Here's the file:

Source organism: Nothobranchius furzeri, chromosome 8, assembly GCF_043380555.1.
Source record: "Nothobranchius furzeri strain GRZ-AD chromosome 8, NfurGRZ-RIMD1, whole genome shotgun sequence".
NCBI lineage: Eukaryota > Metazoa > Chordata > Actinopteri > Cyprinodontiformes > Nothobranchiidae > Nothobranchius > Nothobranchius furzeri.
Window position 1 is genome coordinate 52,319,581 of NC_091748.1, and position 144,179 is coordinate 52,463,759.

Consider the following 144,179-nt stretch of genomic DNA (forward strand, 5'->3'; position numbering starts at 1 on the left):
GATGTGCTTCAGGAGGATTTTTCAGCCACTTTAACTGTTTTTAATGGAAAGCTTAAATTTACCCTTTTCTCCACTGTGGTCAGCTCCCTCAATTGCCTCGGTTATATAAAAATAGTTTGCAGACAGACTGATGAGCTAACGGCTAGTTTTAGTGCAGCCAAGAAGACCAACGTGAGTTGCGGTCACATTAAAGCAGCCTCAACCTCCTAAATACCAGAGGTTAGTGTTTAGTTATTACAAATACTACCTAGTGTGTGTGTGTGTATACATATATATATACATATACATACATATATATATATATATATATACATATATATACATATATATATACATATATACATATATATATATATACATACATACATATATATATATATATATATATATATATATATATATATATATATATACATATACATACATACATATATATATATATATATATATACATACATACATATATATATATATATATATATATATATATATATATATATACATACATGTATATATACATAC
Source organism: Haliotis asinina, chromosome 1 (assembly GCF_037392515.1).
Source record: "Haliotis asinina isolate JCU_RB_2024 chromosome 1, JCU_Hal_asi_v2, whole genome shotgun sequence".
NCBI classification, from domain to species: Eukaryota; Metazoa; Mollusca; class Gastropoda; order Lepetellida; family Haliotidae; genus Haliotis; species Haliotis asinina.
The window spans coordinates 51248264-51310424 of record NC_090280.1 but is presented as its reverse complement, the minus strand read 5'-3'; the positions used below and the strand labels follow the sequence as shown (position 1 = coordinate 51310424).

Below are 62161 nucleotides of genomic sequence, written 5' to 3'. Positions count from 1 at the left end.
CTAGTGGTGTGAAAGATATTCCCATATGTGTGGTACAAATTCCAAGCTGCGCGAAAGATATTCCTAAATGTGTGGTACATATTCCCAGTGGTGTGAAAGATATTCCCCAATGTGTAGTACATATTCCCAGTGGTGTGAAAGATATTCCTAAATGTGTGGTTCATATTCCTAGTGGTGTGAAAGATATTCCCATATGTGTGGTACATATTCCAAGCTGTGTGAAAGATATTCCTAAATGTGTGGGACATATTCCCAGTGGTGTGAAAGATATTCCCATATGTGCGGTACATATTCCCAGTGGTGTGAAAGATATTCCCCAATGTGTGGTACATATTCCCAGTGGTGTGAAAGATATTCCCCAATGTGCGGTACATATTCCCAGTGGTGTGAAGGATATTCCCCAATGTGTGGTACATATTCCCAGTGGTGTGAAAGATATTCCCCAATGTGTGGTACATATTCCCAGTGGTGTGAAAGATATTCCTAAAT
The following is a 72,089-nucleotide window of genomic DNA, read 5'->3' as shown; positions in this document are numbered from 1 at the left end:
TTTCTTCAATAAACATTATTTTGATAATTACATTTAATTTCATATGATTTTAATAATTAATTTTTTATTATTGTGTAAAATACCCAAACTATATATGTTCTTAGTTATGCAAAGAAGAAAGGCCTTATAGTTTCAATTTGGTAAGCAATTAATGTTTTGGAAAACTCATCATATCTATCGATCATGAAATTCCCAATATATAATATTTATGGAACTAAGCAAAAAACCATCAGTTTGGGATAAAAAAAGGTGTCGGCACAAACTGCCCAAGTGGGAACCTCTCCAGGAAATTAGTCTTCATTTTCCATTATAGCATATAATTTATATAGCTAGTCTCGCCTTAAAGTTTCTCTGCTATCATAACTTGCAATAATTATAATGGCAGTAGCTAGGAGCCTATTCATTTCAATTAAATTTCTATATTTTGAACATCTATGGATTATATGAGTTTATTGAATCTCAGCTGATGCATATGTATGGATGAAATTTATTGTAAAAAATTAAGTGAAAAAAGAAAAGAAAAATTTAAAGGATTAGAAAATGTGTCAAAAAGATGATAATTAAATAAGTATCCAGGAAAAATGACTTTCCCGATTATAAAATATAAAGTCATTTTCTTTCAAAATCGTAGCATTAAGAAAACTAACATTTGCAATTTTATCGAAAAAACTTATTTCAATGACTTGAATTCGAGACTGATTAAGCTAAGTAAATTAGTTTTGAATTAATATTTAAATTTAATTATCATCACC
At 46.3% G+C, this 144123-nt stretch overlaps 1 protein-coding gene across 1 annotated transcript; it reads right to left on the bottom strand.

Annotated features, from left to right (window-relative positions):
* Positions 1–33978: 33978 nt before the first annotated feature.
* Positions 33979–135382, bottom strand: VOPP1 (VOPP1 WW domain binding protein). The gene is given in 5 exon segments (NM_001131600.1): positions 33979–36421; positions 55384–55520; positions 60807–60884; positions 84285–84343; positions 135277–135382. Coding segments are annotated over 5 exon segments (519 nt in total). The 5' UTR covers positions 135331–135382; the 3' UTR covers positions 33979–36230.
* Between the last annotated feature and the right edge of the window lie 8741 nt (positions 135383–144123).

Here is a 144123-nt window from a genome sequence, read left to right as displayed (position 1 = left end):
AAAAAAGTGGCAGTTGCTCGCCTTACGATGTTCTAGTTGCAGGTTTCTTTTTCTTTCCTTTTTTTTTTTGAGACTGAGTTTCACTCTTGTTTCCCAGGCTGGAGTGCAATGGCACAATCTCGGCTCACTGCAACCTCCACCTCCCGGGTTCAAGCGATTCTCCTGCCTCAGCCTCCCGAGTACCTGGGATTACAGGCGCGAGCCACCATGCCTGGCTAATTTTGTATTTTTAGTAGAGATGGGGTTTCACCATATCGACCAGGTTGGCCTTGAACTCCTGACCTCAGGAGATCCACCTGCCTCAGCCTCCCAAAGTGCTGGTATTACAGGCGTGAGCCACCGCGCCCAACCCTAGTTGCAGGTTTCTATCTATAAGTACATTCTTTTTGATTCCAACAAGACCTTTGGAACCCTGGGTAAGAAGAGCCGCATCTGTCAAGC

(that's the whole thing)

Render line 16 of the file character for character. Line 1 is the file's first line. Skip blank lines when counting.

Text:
Annotated features, from left to right (window-relative positions):